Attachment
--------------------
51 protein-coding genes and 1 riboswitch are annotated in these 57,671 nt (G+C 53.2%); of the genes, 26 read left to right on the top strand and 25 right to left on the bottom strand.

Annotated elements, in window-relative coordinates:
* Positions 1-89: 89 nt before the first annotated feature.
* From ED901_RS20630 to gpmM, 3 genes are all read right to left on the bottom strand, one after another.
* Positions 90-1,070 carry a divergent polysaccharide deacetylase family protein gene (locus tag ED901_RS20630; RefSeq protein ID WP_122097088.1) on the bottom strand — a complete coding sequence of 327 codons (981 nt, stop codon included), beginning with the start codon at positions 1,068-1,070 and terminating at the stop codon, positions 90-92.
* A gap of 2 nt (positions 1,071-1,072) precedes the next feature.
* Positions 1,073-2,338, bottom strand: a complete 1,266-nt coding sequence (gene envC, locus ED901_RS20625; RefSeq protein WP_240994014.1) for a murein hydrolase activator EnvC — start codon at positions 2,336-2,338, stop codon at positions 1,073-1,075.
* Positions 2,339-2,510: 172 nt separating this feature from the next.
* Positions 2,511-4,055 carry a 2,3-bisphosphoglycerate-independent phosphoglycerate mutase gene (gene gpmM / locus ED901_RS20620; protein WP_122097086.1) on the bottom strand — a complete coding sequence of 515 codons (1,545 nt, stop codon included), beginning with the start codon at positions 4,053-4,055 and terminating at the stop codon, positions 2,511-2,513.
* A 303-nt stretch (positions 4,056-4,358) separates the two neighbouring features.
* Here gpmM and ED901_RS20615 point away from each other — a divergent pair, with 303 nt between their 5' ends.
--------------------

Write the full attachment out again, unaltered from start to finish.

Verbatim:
51 protein-coding genes and 1 riboswitch are annotated in these 57,671 nt (G+C 53.2%); of the genes, 26 read left to right on the top strand and 25 right to left on the bottom strand.

Annotated elements, in window-relative coordinates:
* Positions 1-89: 89 nt before the first annotated feature.
* From ED901_RS20630 to gpmM, 3 genes are all read right to left on the bottom strand, one after another.
* Positions 90-1,070 carry a divergent polysaccharide deacetylase family protein gene (locus tag ED901_RS20630; RefSeq protein ID WP_122097088.1) on the bottom strand — a complete coding sequence of 327 codons (981 nt, stop codon included), beginning with the start codon at positions 1,068-1,070 and terminating at the stop codon, positions 90-92.
* A gap of 2 nt (positions 1,071-1,072) precedes the next feature.
* Positions 1,073-2,338, bottom strand: a complete 1,266-nt coding sequence (gene envC, locus ED901_RS20625; RefSeq protein WP_240994014.1) for a murein hydrolase activator EnvC — start codon at positions 2,336-2,338, stop codon at positions 1,073-1,075.
* Positions 2,339-2,510: 172 nt separating this feature from the next.
* Positions 2,511-4,055 carry a 2,3-bisphosphoglycerate-independent phosphoglycerate mutase gene (gene gpmM / locus ED901_RS20620; protein WP_122097086.1) on the bottom strand — a complete coding sequence of 515 codons (1,545 nt, stop codon included), beginning with the start codon at positions 4,053-4,055 and terminating at the stop codon, positions 2,511-2,513.
* A 303-nt stretch (positions 4,056-4,358) separates the two neighbouring features.
* Here gpmM and ED901_RS20615 point away from each other — a divergent pair, with 303 nt between their 5' ends.